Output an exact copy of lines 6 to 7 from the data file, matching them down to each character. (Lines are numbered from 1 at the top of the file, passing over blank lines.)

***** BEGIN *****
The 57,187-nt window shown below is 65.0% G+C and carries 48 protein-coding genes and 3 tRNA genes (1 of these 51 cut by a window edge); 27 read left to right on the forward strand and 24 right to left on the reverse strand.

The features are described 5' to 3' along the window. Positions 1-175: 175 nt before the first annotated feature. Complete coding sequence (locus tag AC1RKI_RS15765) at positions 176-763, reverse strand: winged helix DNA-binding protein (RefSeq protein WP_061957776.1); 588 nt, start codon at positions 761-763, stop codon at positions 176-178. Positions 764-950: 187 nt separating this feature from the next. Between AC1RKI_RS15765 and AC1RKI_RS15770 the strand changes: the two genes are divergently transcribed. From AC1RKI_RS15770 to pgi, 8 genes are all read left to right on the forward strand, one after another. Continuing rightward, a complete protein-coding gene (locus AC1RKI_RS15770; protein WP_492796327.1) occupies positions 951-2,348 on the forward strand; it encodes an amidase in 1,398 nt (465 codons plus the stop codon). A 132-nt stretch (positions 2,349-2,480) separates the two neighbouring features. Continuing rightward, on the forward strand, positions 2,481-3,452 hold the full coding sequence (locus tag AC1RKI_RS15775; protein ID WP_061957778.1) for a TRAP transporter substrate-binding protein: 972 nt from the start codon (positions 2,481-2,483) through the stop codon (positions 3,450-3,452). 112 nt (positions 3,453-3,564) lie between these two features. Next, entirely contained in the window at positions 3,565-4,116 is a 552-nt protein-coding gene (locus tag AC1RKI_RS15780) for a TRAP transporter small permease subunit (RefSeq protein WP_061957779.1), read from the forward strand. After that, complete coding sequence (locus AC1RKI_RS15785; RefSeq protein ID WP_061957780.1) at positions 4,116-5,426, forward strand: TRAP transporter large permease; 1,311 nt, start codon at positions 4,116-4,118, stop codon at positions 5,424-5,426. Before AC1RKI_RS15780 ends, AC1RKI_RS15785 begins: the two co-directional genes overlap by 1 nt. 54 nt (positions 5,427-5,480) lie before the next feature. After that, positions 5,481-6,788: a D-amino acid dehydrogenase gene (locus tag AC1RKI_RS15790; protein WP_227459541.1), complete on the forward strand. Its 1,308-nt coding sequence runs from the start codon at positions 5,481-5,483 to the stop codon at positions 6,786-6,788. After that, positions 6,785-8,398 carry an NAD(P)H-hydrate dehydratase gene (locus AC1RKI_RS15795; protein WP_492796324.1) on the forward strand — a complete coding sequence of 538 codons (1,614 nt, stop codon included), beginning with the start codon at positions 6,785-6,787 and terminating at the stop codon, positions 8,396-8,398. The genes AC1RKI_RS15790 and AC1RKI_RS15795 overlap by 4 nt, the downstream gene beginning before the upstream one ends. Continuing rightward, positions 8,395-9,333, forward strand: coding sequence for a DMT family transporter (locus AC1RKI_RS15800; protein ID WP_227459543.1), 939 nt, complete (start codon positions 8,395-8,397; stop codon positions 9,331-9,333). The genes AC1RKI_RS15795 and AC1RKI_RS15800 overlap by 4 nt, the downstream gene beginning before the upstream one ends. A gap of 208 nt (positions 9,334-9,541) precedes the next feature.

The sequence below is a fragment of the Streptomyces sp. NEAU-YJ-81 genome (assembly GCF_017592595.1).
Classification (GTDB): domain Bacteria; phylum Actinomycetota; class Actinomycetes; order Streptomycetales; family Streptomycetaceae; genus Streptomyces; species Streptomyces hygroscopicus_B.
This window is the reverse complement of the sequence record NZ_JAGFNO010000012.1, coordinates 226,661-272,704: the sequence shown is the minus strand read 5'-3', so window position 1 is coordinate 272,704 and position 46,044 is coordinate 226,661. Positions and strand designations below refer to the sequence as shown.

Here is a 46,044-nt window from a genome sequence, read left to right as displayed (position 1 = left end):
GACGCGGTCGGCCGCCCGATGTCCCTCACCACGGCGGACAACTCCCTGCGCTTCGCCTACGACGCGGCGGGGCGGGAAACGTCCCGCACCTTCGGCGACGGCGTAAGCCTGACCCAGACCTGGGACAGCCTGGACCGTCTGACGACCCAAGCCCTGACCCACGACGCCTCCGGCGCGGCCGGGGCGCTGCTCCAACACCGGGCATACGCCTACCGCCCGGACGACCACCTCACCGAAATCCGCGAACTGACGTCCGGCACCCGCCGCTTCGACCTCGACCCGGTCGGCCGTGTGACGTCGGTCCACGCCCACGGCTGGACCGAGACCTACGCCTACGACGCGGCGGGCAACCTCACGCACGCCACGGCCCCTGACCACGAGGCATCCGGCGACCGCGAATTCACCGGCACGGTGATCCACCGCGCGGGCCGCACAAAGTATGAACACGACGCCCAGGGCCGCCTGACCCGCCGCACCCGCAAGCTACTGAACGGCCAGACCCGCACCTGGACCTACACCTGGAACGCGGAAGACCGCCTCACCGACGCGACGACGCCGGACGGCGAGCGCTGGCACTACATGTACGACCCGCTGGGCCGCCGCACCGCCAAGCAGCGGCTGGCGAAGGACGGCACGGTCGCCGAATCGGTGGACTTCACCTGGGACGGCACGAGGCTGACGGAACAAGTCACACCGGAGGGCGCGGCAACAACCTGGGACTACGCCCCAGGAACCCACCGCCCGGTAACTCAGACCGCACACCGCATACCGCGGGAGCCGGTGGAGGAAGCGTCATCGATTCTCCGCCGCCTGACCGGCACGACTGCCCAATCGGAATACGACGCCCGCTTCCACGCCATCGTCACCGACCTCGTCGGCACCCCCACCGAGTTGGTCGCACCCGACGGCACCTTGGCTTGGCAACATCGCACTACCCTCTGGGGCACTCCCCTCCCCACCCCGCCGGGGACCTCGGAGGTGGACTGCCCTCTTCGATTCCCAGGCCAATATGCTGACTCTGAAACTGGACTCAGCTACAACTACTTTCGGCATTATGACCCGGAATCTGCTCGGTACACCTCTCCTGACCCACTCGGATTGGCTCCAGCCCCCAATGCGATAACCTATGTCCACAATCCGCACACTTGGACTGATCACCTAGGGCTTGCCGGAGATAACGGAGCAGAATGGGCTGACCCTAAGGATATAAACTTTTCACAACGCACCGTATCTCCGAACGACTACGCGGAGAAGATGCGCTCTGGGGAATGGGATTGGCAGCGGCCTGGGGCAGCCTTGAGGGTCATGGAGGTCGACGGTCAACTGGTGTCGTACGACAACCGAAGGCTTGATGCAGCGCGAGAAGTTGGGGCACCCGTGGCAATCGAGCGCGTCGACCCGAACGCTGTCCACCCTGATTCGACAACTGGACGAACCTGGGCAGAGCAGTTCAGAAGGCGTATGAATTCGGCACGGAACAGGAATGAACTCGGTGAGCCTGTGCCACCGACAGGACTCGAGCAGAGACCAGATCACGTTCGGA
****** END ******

Here is a 46,044-nt window from a genome sequence, read left to right as displayed (position 1 = left end):
GACGCGGTCGGCCGCCCGATGTCCCTCACCACGGCGGACAACTCCCTGCGCTTCGCCTACGACGCGGCGGGGCGGGAAACGTCCCGCACCTTCGGCGACGGCGTAAGCCTGACCCAGACCTGGGACAGCCTGGACCGTCTGACGACCCAAGCCCTGACCCACGACGCCTCCGGCGCGGCCGGGGCGCTGCTCCAACACCGGGCATACGCCTACCGCCCGGACGACCACCTCACCGAAATCCGCGAACTGACGTCCGGCACCCGCCGCTTCGACCTCGACCCGGTCGGCCGTGTGACGTCGGTCCACGCCCACGGCTGGACCGAGACCTACGCCTACGACGCGGCGGGCAACCTCACGCACGCCACGGCCCCTGACCACGAGGCATCCGGCGACCGCGAATTCACCGGCACGGTGATCCACCGCGCGGGCCGCACAAAGTATGAACACGACGCCCAGGGCCGCCTGACCCGCCGCACCCGCAAGCTACTGAACGGCCAGACCCGCACCTGGACCTACACCTGGAACGCGGAAGACCGCCTCACCGACGCGACGACGCCGGACGGCGAGCGCTGGCACTACATGTACGACCCGCTGGGCCGCCGCACCGCCAAGCAGCGGCTGGCGAAGGACGGCACGGTCGCCGAATCGGTGGACTTCACCTGGGACGGCACGAGGCTGACGGAACAAGTCACACCGGAGGGCGCGGCAACAACCTGGGACTACGCCCCAGGAACCCACCGCCCGGTAACTCAGACCGCACACCGCATACCGCGGGAGCCGGTGGAGGAAGCGTCATCGATTCTCCGCCGCCTGACCGGCACGACTGCCCAATCGGAATACGACGCCCGCTTCCACGCCATCGTCACCGACCTCGTCGGCACCCCCACCGAGTTGGTCGCACCCGACGGCACCTTGGCTTGGCAACATCGCACTACCCTCTGGGGCACTCCCCTCCCCACCCCGCCGGGGACCTCGGAGGTGGACTGCCCTCTTCGATTCCCAGGCCAATATGCTGACTCTGAAACTGGACTCAGCTACAACTACTTTCGGCATTATGACCCGGAATCTGCTCGGTACACCTCTCCTGACCCACTCGGATTGGCTCCAGCCCCCAATGCGATAACCTATGTCCACAATCCGCACACTTGGACTGATCACCTAGGGCTTGCCGGAGATAACGGAGCAGAATGGGCTGACCCTAAGGATATAAACTTTTCACAACGCACCGTATCTCCGAACGACTACGCGGAGAAGATGCGCTCTGGGGAATGGGATTGGCAGCGGCCTGGGGCAGCCTTGAGGGTCATGGAGGTCGACGGTCAACTGGTGTCGTACGACAACCGAAGGCTTGATGCAGCGCGAGAAGTTGGGGCACCCGTGGCAATCGAGCGCGTCGACCCGAACGCTGTCCACCCTGATTCGACAACTGGACGAACCTGGGCAGAGCAGTTCAGAAGGCGTATGAATTCGGCACGGAACAGGAATGAACTCGGTGAGCCTGTGCCACCGACAGGACTCGAGCAGAGACCAGATCACGTTCGGA